So I guess this proves that Obama policies have savaged the middle class and the poor while allowing the rich to get richer.

And the only solution Ereckshun can see is to rob the ones doing well and give their money to the ones who are starving under his failed administration, instead of adopting policies promoting growth in the middle class.

Wow, that's just ****ing retarded and incredibly shortsighted.


Regarding the bolded.. how are you expecting that to be implemented? If it were as easy as just adopting policies promoting that growth, why hasn't anything like that been effectively implemented? I don't see either side giving a shit about the middle class right now, or in the foreseeable future.

J Diddy
10-02-2012, 09:55 PM
Seems "tax the rich more" is all we ever hear from your ilk as an answer to everything.

Shit like this cracks me up. Right now Clarke Hunte is getting a blow job from 5 different chicks, all the while giggling at the notion that you think you need to defend him.

Seriously.

ChiefsCountry
10-02-2012, 10:15 PM
I wonder how many millions are employed because of the "1%."

Fish
10-02-2012, 10:20 PM
I wonder how many millions are employed because of the "1%."

The 1% are experiencing record levels of wealth, as evidenced by the OP. Then why is the unemployment rate at record highs?

If the 1% is so vital at creating the majority of jobs, why have the 1% profited to such an overwhelming degree compared to others, while job creation has continued to dramatically suffer. When should we expect to see the results of the continuation of corporate profit on job creation?

Iowanian
10-02-2012, 10:28 PM
I don't know, you tell me. You're the one who has spent a few years here talking about your huge raises and salary and beach front house.

I don't really care to be wealthy. The group that attack the middle class the most are the non-producer Americans and those who want to bring themselves up the food chain on the back of others.


i think both parties will agree that a strong middle class is important. It's the method to get there, and I strongly disagree that the best way to make a strong middle class is watering down the upper class to do it.

Not everyone can be rich. Is that what America is suppose to be about, everyone being rich? Thats an unrealistic goal.

This is more evidence that the middle class is under attack. Without a strong middle class its impossible to have a strong America. Its how we got strong and will remain strong.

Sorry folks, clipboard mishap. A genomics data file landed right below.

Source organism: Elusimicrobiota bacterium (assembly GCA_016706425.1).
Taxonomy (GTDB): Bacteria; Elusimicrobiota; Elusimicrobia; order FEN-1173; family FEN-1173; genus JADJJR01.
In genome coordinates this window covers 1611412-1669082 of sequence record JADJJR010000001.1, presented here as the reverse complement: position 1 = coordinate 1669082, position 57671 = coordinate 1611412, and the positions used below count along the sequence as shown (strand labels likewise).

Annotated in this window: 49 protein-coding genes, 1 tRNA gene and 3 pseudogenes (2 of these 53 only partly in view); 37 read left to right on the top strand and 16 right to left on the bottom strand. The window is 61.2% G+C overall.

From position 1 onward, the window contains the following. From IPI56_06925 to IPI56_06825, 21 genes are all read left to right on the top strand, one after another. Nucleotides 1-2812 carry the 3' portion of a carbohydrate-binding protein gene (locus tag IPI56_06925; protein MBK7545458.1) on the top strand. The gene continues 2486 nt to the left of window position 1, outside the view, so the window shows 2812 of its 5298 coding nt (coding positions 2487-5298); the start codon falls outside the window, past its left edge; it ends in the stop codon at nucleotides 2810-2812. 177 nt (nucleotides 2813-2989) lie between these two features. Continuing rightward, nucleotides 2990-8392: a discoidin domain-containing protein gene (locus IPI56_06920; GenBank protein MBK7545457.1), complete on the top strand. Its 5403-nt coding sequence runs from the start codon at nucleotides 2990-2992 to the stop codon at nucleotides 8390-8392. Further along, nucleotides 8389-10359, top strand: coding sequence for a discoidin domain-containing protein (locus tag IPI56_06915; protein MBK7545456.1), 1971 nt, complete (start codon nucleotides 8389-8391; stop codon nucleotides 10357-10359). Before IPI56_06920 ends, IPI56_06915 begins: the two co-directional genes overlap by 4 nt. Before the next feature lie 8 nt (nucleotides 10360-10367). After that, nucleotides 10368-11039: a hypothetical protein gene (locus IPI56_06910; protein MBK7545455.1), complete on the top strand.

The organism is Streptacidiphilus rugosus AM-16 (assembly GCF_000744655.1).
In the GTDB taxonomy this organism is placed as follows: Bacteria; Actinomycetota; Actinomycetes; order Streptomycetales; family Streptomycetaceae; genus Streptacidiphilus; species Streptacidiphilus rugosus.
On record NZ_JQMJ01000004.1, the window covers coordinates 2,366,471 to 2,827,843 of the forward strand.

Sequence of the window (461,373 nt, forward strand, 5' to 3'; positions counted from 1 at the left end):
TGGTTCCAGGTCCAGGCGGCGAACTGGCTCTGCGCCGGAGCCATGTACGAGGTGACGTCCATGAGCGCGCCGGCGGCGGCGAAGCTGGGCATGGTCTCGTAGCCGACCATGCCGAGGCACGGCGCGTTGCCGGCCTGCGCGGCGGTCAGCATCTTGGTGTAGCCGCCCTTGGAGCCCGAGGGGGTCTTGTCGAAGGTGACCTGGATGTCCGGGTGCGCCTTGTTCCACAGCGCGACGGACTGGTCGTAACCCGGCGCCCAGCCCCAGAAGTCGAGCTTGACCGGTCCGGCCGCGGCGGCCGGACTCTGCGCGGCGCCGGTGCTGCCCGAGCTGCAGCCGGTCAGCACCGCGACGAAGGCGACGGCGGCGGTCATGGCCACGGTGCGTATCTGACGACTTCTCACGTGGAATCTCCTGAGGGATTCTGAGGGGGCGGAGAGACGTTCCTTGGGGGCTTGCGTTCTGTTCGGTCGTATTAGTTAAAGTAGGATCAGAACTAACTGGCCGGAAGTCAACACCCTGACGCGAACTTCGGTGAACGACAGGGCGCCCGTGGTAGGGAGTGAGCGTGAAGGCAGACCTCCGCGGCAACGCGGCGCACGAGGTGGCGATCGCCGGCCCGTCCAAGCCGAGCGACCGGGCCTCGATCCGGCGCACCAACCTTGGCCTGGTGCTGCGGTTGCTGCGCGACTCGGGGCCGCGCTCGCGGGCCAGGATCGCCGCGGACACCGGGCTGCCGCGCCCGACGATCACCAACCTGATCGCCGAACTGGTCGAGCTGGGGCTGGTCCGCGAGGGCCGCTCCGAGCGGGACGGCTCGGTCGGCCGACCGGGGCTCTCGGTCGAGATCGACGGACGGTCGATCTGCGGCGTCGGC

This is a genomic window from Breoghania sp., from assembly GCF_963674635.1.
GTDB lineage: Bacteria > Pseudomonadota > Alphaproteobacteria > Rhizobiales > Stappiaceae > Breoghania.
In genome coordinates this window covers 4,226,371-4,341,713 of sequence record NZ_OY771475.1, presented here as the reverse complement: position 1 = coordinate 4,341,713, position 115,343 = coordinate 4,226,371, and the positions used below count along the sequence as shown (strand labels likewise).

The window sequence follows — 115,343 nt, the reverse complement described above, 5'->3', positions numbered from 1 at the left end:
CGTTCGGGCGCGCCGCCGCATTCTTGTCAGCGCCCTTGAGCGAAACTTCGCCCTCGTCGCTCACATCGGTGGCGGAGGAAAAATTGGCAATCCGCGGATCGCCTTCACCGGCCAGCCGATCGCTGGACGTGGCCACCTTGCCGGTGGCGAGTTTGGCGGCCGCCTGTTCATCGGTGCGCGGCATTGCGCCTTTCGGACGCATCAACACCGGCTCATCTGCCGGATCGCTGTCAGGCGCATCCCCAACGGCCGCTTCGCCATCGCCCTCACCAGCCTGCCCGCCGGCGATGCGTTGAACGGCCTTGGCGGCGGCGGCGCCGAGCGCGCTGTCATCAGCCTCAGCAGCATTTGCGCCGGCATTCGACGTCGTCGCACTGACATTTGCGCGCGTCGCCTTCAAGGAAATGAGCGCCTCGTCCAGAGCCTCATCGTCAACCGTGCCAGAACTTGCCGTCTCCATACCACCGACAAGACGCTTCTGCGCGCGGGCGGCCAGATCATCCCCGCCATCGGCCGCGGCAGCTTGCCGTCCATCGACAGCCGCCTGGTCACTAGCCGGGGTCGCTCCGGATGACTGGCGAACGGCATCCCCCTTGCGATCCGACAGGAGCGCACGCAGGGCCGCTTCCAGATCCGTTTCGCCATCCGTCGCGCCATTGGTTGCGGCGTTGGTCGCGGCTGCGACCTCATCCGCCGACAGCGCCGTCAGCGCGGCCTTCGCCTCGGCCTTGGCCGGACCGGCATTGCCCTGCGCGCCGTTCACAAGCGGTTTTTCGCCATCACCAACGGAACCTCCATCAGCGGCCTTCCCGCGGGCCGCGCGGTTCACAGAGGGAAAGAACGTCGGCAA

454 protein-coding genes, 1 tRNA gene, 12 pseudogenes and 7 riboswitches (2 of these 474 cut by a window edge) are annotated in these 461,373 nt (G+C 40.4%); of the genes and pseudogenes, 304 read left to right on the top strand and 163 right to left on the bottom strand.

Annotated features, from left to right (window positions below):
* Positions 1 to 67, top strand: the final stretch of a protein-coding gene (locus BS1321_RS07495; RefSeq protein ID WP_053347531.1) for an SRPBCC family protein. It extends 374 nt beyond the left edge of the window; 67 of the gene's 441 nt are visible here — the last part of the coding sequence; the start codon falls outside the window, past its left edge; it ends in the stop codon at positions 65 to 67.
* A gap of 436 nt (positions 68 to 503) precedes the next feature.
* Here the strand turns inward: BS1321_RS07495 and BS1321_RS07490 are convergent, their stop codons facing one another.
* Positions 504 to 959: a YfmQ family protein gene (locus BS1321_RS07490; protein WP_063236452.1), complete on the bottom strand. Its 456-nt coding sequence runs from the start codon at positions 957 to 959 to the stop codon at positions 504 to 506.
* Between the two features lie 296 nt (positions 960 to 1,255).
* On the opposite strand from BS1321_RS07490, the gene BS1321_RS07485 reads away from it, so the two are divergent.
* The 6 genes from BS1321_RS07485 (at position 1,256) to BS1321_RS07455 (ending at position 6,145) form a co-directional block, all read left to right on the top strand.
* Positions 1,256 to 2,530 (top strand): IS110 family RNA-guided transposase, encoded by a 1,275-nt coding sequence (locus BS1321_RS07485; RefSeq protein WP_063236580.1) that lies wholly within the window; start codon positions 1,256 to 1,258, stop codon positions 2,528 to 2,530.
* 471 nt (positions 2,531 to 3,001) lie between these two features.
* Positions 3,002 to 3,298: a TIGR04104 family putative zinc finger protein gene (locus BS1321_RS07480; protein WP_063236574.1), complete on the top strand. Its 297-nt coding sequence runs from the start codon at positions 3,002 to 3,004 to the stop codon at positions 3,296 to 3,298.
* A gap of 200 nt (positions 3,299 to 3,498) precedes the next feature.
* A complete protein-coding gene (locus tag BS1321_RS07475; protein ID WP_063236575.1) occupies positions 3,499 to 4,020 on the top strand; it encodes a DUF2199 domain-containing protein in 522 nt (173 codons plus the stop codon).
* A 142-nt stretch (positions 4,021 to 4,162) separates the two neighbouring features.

ThaVirus
10-02-2012, 10:34 PM
>Top 1% Got 93% of Income Growth as Rich-Poor Gap Widened

Well duh. We're flooding a corrupted market with federal reserve notes. What do you think QE does? Help poor people?

Imagine a dodge ball court with 10 athletic giants, and 20 bookish weaklings. Now flood that court with balls, and balls, and more balls. Do you think the bookish weaklings are going to benefit from the balls? The same principle applies to the market. Adding more dollars doesn't fundamentally change any of the market dynamics. It just causes the water to flow into the coffers of the rich faster, and perpetuate the imbalances.

The only solution to this is liquidation.

Nice analogy.

The 1% are experiencing record levels of wealth, as evidenced by the OP. Then why is the unemployment rate at record highs?

If the 1% is so vital at creating the majority of jobs, why have the 1% profited to such an overwhelming degree compared to others, while job creation has continued to dramatically suffer. When should we expect to see the results of the continuation of corporate profit on job creation?

Hmmmm...

Comrade Crapski
10-02-2012, 11:42 PM
What happens when people start waking up and saying "Ya know, I can't feed my family by going to this shitty job where I'm overworked, under appreciated, and vastly underpaid anyways. **** it. I'm done"?

Uh, tha'ts been happening. Where you been? As a matter of fact, it's hitting epidemic proportions.

teedubya
10-02-2012, 11:55 PM
How many Trillions has the Fed given away? 16 trillion? That we KNOW of?

I read today on http://zerohedge.com that $22 Trillion is missing from the EURO union.

We have how many trillions in unfunded programs like Medicare, Social Security, etc??

The 4 major banks have how many 100s of Trillions wrapped in funky derivatives? This crash always comes with fiat money... if you can print it for $0.06 per $100. And you have unlimited printer ink... what are you gonna do?